Knock Knock Knock (short film streaming on Mubi); Cast: Shantilal Mukherjee, Phuden Sherpa; Direction: Sudhanshu Saria; Rating: * * * and 1/2 (three and a half stars)
By Vinayak Chakravorty
Brevity is not always an essential attribute in cinema, while setting up narrative and aesthetic brilliance. Which is what makes the short film an exciting challenge. The ability to create an entire fictional universe within minutes is a craft quite unlike any other format of cinematic storytelling.
Writer-director Sudhanshu Saria’s Knock Knock Knock aims to take that challenge up by a level, because most of what would constitute as traditional plot progression happens on a cerebral plane rather than a physical one, and between just two characters.
We meet an elderly gentleman who is simply addressed all through the film’s runtime as Dada (Shantilal Mukherjee), who sits at a corner table of a quaint cafe in Darjeeling, designing crosswords. He takes off a month every year from his hectic grind in Kolkata, we are told, to be in Darjeeling and pursue his passion and pastime.
Dada’s self-imposed lonely calm is disturbed one afternoon when a young guy (Phuden Sherpa) at the cafe notices the crossword he is meticulously creating. The 20-something youngster, a tattoo artiste, cannot help but come forward to introduce himself, eager to strike a friendship with the older man.
Dada is reluctant at first but the youngster, lively and unconventional in his ability to gauge everything around, is unlike the millions he normally abhors. A connection of wits is soon established between the two.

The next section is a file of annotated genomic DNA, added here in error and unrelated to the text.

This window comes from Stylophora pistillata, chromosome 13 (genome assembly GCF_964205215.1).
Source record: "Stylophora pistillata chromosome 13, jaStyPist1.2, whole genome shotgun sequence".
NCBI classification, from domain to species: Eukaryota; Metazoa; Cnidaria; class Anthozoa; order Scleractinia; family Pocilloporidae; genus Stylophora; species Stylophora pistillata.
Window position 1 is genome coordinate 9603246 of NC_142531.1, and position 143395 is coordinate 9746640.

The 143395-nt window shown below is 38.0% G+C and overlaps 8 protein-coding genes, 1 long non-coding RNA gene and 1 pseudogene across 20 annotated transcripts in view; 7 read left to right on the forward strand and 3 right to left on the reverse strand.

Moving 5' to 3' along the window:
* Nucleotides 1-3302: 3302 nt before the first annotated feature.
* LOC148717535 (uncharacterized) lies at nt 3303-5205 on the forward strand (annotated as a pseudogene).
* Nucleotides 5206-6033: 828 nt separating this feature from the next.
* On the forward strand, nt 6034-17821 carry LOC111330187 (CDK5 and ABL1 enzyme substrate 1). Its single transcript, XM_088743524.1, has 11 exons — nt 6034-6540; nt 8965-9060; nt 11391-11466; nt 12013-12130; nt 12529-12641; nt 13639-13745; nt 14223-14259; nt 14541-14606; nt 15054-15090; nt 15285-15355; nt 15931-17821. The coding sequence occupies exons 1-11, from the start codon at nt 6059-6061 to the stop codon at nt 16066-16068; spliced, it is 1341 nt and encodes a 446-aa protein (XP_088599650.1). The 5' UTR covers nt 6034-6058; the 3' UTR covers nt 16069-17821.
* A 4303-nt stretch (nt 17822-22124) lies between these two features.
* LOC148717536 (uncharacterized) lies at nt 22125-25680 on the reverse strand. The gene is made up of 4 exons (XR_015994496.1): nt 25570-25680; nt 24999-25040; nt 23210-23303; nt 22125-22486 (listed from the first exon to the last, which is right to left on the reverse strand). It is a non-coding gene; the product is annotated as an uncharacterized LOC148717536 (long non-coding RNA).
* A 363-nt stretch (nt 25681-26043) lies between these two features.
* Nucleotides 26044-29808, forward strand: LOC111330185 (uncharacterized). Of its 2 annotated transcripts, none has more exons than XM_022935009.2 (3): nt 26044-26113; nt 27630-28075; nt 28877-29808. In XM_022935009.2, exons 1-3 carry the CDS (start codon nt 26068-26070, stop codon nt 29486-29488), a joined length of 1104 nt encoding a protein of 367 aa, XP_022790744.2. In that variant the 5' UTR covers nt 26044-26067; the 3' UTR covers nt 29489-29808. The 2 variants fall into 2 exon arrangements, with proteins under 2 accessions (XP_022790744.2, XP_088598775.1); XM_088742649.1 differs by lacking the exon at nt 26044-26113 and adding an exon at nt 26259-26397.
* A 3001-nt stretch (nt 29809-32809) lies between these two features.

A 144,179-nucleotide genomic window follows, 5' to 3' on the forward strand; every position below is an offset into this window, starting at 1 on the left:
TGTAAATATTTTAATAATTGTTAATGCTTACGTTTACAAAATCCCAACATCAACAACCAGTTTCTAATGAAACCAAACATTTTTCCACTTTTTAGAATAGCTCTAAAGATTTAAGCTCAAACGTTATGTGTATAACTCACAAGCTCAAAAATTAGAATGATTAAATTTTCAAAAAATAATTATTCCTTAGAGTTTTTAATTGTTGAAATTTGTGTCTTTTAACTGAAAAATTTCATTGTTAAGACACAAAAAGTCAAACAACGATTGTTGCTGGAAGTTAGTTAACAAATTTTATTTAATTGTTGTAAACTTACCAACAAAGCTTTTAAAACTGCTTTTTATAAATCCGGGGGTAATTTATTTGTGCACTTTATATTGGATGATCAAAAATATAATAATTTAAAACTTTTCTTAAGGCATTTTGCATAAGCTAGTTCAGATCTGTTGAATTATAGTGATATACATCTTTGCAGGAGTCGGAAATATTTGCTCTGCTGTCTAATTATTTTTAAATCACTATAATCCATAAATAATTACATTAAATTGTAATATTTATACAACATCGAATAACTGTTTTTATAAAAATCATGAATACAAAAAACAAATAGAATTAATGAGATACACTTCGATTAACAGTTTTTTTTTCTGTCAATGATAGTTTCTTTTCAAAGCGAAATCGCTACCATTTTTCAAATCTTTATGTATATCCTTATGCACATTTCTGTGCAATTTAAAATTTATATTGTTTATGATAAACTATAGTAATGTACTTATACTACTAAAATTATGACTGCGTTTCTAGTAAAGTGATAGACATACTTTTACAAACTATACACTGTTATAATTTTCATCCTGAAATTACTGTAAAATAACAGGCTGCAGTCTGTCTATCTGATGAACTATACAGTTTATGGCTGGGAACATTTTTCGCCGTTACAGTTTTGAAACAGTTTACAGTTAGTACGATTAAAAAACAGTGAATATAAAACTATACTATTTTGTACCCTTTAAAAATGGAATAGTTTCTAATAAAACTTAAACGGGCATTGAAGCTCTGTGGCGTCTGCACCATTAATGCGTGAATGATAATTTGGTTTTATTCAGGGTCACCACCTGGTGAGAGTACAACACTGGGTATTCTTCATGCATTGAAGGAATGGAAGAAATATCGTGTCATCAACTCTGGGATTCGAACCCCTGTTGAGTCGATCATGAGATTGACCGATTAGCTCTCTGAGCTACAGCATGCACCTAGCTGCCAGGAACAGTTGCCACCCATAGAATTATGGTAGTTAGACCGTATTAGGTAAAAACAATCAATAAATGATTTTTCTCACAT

Saria’s treatment is quietly effective, as the young tattoo artiste lets himself into Dada’s extremely private world. These are two men who are similar yet different. As creative artistes, they realise there is an intricate likeness that binds their respective arts. Yet, the older man’s reluctance to let the world impinge upon his private space is in contrast to the youngster’s willingness to reach out.
The filmmaker uses that last-mentioned notion to introduce a dark edge into the narrative, and also insert a dose of unsettling suspense. The film has an uncompromising approach — there is no attempt to simplify the psychological subtext that propels its storytelling. It works for the narrative.
Saria’s primary triumph lies in his writing. He has successfully defined his protagonists within a short runtime without the aid of a back story. In turn, that lets him extract flawless performances from two excellent artistes who have largely been unknown to most of India.
Shantilal Mukherjee, a successful character actor in Bengali cinema and television who owes his roots to theatre, is phenomenal in his understated approach while essaying of Dada’s complex mannerisms. Phuden Sherpa balances his on-screen traits as an extrovert youngster and a social misfit with ease. Their behavioral traits, in contrast and yet in harmony, set up an irresistible watch.
Knock Knock Knock ends on a note that may not find favour with all. It could open up a debate over whether the protagonist’s stance about the purpose of life is valid.
Come to think of it, good films are meant to open up debates about life, not silence them. Saria has done so in 38 minutes.
(Vinayak Chakravorty can be reached at firstname.lastname@example.org)